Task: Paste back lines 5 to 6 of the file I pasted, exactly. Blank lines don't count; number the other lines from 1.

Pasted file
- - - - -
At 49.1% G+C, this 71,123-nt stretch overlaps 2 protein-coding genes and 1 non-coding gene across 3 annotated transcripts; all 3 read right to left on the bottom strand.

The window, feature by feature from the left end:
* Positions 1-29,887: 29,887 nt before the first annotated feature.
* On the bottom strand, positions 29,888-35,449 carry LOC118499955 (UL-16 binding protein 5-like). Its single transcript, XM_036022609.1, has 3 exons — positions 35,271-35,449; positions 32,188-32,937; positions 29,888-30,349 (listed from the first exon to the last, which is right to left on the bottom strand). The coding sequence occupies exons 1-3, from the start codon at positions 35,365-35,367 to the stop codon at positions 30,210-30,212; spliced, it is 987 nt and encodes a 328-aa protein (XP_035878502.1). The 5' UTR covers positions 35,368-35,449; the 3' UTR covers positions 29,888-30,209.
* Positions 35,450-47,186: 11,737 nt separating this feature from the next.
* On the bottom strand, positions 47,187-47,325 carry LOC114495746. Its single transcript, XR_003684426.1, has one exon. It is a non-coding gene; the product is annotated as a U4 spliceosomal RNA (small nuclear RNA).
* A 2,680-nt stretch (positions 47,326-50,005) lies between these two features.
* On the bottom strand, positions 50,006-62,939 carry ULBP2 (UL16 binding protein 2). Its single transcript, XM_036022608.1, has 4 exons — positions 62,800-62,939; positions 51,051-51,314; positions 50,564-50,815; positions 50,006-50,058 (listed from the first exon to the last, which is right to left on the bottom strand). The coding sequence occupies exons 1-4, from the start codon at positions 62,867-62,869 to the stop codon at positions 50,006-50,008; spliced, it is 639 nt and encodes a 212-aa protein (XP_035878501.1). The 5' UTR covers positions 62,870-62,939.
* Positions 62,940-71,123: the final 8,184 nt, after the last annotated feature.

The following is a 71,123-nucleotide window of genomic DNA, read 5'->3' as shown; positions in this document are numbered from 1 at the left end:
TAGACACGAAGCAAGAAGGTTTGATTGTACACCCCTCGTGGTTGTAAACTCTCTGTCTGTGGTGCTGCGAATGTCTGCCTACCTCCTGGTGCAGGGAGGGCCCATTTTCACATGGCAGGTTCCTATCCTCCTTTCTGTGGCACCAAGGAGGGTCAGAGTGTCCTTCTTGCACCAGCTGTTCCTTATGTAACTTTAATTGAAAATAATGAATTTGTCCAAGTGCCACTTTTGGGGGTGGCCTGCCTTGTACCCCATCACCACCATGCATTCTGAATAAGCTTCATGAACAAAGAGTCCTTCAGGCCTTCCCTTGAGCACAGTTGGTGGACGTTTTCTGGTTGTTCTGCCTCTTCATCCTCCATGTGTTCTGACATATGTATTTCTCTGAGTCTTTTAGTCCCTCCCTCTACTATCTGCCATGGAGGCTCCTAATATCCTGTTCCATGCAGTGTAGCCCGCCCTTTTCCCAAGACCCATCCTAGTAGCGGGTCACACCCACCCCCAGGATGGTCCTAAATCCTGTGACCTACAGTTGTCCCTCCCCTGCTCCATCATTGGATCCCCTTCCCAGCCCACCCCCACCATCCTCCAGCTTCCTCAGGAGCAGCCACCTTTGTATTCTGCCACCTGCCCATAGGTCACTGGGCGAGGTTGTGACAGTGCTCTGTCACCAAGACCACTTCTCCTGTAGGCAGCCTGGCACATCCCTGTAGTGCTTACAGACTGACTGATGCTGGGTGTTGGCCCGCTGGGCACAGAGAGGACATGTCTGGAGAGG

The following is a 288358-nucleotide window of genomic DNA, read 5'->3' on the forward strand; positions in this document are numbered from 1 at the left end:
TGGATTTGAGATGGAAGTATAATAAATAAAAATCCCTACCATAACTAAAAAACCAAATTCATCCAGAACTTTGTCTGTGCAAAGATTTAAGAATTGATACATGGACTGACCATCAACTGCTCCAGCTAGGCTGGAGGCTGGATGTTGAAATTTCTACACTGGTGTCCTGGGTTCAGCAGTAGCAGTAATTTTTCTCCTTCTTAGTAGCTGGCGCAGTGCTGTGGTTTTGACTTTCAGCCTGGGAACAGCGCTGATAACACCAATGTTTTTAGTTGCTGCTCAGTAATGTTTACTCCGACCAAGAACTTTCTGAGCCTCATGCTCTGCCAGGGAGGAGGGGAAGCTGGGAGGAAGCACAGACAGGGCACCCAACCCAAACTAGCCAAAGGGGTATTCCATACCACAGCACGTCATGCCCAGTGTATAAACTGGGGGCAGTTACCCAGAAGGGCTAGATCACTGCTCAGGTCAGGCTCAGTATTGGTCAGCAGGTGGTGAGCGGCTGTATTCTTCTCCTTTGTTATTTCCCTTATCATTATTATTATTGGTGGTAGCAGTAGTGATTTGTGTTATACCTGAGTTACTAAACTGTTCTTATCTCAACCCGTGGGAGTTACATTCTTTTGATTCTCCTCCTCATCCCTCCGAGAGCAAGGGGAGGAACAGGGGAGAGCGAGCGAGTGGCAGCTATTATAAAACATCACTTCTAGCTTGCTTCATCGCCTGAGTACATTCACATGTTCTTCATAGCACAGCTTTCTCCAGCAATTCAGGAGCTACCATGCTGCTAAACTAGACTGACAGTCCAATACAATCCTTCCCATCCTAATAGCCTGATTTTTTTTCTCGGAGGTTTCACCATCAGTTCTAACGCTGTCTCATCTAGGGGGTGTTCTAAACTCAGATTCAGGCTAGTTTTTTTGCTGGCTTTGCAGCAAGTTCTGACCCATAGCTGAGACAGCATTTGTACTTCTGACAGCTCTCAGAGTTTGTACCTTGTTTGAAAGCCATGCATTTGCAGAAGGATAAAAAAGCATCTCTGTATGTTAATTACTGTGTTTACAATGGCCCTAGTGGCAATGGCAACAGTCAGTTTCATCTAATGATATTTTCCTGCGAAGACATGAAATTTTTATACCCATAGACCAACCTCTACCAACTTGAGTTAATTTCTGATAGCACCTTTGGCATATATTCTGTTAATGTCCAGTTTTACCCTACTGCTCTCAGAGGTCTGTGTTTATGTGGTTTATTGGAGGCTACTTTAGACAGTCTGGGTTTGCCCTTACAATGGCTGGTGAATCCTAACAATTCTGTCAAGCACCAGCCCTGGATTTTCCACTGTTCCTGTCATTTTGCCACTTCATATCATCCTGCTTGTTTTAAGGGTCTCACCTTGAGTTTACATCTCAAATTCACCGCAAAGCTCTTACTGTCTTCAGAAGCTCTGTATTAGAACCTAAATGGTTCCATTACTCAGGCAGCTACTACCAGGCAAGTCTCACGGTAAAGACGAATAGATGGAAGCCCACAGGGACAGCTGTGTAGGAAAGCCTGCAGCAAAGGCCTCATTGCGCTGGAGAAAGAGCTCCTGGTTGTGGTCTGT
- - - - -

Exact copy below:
* Positions 35,450-47,186: 11,737 nt separating this feature from the next.
* On the bottom strand, positions 47,187-47,325 carry LOC114495746. Its single transcript, XR_003684426.1, has one exon. It is a non-coding gene; the product is annotated as a U4 spliceosomal RNA (small nuclear RNA).